(New Korean name: Keun-bi-neul-sae-da-rae) (Fig. 1)
[fig.1.] Lateral view of three Brama species. (A1) Brama orcini, 267.0 mm standard length (SL), PKU 10115; (A2) Brama orcini, 188.3 mm SL, FAKU 132170; (B1) Brama japonica, 462.0 mm SL, PKU 562; (B2) Brama japonica, 446.0 mm SL, PKU 8590; (B3) Brama japonica, 198.6 mm SL, FAKU 131717; (B4) Brama japonica, 191.4 mm SL, FAKU 131718; (C1) Brama dussumieri, 100.1 mm SL, FAKU 133306; (C2) Brama dussumieri 137.5 mm SL, FAKU 134950.
Brama orcini Cuvier, 1831: 295 (type locality: eastern Indian Ocean); Mead, 1972: 72 (Indo-Pacific, East Pacific); Eschmeyer et al., 1983: 336 (USA); Masuda et al., 1984: 159 (Ryukyu Is. and Ogasawara Is., Japan); Smith, 1986: 634 (South Africa); Anderson et al., 1998: 24 (Maldive); Mundy, 2005: 375 (Hawaiian Archpelago); Hatooka and Kai, 2013: 908 (Sagami Bay, Ryukyu Is. and Ogasawara Is., Japan).
PKU10115, 267.0 mm standard length (SL), collected by a purse seine, Jeju Strait, (126°46′E, 33°53′N), 9 December 2013 (Fig. 1, A1).
Brama orcini: FAKU 132170, 188.3 mm SL, Sagami Bay, Japan (Fig. 1, A2), Brama japonica: PKU562, 395 mm SL, Wan-do, September, 2008 (Fig. 1, B1); PKU8590, 349.0 mm SL, Jeju Island, April, 2013 (Fig. 1, B2); FAKU 131717- 131719, 191.4-198.6 mm SL, Nohara, Maizuru, Japan (Fig. 1, B3-4), Brama dussumieri: FAKU 133306, 100.1 mm SL, Kawajiri-misaki, Yamaguchi, Japan, July, 2010 (Fig. 1, C1); FAKU 134950, 137.5 mm SL, Otomi, Fukui, Japan (Fig. 1, C2).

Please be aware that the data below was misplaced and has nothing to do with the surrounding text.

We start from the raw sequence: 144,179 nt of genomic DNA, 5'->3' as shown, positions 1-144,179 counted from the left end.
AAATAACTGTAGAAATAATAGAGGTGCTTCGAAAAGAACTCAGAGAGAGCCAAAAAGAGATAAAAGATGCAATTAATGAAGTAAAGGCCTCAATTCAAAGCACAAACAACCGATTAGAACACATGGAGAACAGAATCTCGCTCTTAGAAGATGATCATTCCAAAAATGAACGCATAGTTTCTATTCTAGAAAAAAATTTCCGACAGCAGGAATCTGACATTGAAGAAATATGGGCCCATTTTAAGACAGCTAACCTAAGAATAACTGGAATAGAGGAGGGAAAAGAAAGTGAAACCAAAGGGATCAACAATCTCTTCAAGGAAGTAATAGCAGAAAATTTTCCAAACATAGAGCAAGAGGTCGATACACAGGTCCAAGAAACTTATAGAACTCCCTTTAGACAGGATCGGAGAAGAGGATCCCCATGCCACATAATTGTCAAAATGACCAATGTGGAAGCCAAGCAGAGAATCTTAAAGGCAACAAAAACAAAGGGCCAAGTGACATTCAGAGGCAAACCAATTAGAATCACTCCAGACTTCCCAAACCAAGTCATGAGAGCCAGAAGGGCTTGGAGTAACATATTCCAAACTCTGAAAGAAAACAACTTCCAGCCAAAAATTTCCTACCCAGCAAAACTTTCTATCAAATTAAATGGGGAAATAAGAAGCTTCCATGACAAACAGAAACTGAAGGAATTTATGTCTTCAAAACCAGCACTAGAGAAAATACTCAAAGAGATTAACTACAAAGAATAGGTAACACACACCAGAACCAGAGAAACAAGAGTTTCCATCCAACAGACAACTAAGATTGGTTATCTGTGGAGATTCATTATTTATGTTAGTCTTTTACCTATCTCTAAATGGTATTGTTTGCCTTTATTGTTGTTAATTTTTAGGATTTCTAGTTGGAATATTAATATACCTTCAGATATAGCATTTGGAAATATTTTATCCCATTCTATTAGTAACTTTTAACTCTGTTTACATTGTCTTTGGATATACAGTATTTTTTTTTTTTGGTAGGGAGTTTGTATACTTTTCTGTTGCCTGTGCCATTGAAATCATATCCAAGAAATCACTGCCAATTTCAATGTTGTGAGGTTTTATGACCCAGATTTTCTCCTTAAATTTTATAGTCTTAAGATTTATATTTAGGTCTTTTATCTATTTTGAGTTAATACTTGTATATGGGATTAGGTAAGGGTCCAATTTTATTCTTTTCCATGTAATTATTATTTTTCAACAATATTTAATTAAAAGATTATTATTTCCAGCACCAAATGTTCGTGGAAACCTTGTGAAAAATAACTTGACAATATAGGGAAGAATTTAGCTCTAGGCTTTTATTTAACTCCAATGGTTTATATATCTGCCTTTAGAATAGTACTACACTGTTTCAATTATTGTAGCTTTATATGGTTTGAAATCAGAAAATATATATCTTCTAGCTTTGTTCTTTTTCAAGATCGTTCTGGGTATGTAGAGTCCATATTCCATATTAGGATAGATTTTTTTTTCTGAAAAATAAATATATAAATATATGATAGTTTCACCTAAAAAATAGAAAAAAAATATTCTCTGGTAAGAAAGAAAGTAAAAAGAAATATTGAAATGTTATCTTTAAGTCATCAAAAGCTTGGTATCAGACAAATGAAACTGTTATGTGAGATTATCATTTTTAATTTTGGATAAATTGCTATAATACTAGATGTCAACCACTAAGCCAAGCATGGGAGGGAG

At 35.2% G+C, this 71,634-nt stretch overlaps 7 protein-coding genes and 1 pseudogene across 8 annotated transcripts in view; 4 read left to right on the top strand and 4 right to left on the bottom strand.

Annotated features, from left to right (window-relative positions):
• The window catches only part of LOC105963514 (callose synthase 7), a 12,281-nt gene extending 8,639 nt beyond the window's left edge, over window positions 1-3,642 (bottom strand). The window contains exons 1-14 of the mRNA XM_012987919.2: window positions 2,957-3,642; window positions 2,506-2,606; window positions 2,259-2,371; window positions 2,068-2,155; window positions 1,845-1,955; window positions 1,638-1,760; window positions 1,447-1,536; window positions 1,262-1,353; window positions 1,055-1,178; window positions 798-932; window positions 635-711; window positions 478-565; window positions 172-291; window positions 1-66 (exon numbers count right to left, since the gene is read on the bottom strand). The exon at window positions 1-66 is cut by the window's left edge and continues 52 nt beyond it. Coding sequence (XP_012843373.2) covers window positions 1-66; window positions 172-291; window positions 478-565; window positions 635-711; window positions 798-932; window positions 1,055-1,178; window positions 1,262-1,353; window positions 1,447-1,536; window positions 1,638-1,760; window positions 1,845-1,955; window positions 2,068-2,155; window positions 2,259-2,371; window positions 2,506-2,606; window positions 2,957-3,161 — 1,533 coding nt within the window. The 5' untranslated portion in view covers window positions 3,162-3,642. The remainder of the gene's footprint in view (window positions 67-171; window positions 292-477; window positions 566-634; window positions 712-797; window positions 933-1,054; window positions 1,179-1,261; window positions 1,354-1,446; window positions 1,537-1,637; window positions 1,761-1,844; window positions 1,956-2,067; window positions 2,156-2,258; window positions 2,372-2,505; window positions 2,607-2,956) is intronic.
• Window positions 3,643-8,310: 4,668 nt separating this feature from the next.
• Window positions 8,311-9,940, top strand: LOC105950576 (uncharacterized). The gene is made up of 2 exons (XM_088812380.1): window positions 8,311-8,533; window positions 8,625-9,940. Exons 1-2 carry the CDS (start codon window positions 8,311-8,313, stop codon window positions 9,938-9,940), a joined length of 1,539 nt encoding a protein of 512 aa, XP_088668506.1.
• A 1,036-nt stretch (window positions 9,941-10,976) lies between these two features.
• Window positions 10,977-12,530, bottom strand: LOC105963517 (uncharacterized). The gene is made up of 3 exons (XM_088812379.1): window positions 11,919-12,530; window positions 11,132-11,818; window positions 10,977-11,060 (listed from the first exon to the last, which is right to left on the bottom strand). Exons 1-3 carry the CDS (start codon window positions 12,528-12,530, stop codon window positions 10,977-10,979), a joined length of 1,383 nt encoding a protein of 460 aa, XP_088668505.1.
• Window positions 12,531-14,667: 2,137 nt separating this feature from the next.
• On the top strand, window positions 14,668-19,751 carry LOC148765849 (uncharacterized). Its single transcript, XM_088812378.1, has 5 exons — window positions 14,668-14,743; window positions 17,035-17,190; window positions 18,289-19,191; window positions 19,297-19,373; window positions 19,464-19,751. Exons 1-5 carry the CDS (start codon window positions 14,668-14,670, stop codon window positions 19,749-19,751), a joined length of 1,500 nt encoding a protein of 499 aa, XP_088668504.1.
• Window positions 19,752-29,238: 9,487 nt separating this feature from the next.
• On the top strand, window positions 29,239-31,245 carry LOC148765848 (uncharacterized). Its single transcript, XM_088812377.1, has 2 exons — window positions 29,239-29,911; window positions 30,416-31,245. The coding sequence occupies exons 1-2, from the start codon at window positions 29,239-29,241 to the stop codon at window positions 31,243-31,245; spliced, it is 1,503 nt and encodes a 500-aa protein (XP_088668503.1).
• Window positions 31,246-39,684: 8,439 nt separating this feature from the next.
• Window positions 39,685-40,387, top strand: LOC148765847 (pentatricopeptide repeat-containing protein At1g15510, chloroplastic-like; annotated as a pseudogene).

Dorsal fin rays 34; pectoral fin rays 20; anal fin rays 29; lateral line scales 54; gill rakers 16; vertebrae 36 (Table 1).
Body ovate, strongly compressed; body depth very high (51.2% in SL); head large, forehead slightly arched; snout short (7.6% in SL), slightly blunt; mouth strongly oblique, posterior margin of upper jaw extending slightly beyond line vertical to the middle of the pupil; upper jaw protruding more than lower jaw; one row of small conical teeth in the upper jaw, irregular rows of teeth in the low jaw, some mid section of teeth markedly large; eyes large (7.0% in SL), oblique and oval shaped; interorbital region convex; one pair of nostrils, round and located at anterior tip of snout; dorsal fin starts above posterior to origin of pectoral fin, end above the slightly anterior caudal peduncle; head and body completely covered with large oblong ctenoid scales; dorsal and anal fins covered with small scales; pectoral fin starts under edge of opercle and reaches to mid body; pelvic fin relatively short, and originating on vertical line posterior to the origin of the pectoral fin; caudal fin strongly forked, length of upper lobe (36.6% in SL) greater than that of lower lobe (31.6% in SL).
Color when fresh. Head and body silvery, but slightly darker dorsally; pectoral and pelvic fins translucent; dorsal and anal fin black.